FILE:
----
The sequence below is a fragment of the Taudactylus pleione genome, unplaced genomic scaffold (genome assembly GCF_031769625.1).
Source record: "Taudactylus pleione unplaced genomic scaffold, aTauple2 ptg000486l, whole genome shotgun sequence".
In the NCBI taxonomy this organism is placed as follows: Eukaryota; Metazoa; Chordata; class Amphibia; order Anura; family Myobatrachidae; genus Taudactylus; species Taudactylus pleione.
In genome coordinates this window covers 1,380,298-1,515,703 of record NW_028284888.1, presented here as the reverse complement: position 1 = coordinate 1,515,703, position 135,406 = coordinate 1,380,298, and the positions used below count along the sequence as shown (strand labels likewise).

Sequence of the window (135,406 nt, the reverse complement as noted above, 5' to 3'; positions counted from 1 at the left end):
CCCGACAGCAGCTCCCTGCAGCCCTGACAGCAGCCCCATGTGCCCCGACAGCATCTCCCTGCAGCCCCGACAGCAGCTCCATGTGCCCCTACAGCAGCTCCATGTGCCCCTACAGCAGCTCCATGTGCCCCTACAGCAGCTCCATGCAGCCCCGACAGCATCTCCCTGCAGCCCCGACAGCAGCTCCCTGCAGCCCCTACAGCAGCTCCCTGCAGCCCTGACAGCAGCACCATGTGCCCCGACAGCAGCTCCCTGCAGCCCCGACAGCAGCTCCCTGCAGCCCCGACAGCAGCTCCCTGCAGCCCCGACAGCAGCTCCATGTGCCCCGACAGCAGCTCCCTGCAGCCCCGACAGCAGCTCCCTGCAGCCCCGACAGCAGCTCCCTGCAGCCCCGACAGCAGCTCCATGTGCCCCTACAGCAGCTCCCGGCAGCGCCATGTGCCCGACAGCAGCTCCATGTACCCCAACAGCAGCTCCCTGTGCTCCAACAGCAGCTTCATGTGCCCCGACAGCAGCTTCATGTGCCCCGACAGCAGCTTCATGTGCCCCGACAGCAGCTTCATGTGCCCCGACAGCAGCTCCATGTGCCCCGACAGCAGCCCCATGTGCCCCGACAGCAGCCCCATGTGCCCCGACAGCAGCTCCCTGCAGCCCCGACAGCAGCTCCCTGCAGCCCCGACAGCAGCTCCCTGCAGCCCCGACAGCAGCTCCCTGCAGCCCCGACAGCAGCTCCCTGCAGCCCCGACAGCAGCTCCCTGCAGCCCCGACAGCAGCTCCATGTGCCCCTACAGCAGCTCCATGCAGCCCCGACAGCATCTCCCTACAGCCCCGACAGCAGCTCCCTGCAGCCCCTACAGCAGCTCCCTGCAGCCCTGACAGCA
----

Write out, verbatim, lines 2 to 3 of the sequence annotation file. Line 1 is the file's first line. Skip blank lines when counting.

Source record: "Taudactylus pleione unplaced genomic scaffold, aTauple2 ptg000486l, whole genome shotgun sequence".
In the NCBI taxonomy this organism is placed as follows: Eukaryota; Metazoa; Chordata; class Amphibia; order Anura; family Myobatrachidae; genus Taudactylus; species Taudactylus pleione.